Gitaroo Man[a] is a rhythm video game developed by iNiS and published by Koei for PlayStation 2. The game features visual production by Mitsuru Nakamura and an original soundtrack by Japanese band COIL. The game was released in Japan on June 21, 2001, in North America on February 18, 2002 and in Europe on June 21, 2002. A port of the game for PlayStation Portable, titled Gitaroo Man Lives![b], was released in 2006.

Gitaroo Man
Gitaroo Man
North American PS2 box art
Director(s)Yukio Shimomura
Designer(s)Keiichi Yano
Artist(s)Kotaro Umeji, Mitsuru Nakamura
  • COIL
  • Tomohiro Harada
  • YUAN
Platform(s)PlayStation 2, PlayStation Portable
  • PlayStation 2
    • JP: June 21, 2001
    • NA: February 18, 2002
    • EU: June 21, 2002
  • PlayStation Portable
    • JP: June 8, 2006
    • EU: September 29, 2006
    • NA: November 14, 2006
Mode(s)Single-player, multiplayer

Story edit

Gitaroo Man follows a young boy named U-1[c] who is often picked on by his rival Kazuya and passed over by the girl of his dreams, Pico. One day, as U-1 is suddenly attacked, his talking dog Puma transforms and gives him a weapon known as the Last Gitaroo, which transforms U-1 into the legendary warrior Gitaroo Man. After defeating many enemies, sent by Prince Zowie of the Gravillian Empire, and obtaining their Gitaroos, Puma brings a reluctant U-1 to Planet Gitaroo, which had been invaded by the Gravillian Empire. Upon arriving there, U-1 befriends a girl named Kirah, only to later discover that she is Zowie's gladiator. Refusing to fight her, U-1 uses the power of music to convince Kirah to stand up against Zowie. Obtaining all eight Gitaroos, U-1 becomes the True Gitaroo Man and defeats Zowie, after which he returns home as a more confident person.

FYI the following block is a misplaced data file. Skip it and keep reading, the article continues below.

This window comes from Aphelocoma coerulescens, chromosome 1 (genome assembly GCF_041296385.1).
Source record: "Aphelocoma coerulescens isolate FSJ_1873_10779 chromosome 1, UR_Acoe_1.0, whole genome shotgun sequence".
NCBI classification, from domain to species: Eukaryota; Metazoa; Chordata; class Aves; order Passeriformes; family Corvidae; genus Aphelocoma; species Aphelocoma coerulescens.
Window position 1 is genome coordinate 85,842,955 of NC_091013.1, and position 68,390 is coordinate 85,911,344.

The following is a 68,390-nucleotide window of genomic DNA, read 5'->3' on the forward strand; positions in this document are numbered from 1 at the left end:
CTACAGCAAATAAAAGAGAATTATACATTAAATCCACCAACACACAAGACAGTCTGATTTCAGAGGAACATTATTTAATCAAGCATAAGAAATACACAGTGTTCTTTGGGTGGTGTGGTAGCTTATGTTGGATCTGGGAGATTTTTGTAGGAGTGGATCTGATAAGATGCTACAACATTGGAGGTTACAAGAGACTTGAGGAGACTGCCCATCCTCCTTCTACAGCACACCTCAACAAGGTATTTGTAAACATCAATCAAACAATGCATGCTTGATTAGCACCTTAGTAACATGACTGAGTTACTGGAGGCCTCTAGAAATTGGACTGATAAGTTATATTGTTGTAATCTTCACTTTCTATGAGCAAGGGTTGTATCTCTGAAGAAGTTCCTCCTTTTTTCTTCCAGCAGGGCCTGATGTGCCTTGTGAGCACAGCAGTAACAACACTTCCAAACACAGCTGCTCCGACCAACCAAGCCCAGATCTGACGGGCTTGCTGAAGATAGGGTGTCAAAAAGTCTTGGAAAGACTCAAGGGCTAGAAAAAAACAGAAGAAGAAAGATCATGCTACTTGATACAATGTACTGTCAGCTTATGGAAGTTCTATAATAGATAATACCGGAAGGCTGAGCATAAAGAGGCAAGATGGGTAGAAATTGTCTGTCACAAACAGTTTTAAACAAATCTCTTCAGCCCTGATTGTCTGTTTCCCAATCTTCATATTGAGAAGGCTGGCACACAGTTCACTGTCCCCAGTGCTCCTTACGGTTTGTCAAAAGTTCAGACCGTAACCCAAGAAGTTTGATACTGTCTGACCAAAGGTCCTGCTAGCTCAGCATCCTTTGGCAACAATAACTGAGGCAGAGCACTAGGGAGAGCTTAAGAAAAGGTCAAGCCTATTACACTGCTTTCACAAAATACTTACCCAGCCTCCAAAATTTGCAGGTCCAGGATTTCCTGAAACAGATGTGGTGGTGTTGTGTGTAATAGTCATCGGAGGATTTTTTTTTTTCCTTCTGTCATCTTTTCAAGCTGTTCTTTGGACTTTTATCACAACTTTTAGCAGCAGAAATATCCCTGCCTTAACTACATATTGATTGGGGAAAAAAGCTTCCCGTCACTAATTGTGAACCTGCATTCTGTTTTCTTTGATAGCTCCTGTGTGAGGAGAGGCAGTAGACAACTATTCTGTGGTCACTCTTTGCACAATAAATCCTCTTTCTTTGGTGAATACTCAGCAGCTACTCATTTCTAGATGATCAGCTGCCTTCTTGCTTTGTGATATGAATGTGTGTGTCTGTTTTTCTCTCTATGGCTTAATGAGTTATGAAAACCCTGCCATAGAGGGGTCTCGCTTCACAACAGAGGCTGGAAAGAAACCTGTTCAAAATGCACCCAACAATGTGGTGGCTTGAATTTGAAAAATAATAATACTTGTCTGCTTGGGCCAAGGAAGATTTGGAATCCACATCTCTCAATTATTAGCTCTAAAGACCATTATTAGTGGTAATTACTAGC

Gameplay edit

An example of Gitaroo Man's charge mode.

Gitaroo Man is a rhythm game in which the player character, U-1, faces against various opponents in musical battles. In each level, both the player and opponent has a life bar, with the player tasked with depleting the opponent's life bar and reaching the end of the song without running out of life. With some exceptions, each level consists of three main phases; Charge, Attack, and Guard, followed by the Harmony and End phases at the end of the level. During the Charge and Attack phases, players follow a "trace line" using the analog stick, upon which red "phase bars" will appear. By pressing and holding down the button at the start of a phase, timing it to its appearance at the center of the screen, and releasing the button at the end, the player plays music. In the Charge phase, successful notes restore the player's health, whereas in the Attack phase, successful notes damage the opponents whilst missed notes will hurt the player. During the guard phase, players must hit corresponding buttons as they reach the center of the screen to avoid attacks from the opponent, taking damage should they miss. Unlike the player's life, which ends the game if depleted, the opponent's life bar indicates the progress of the player. Most levels are split up into different sections, which can have multiple variations on each playthrough, and the player must damage the opponent enough to move onto the next section. Otherwise, they will have to repeat the section until enough damage is dealt. At the end of a level, players play through the Harmony phase, which is similar to the Attack phase, and keep on playing til the End phase, at which point the player will no longer take damage. After each level, players are given a rank based on their performance, with good ranks earning items for the collection, which unlocks character bios.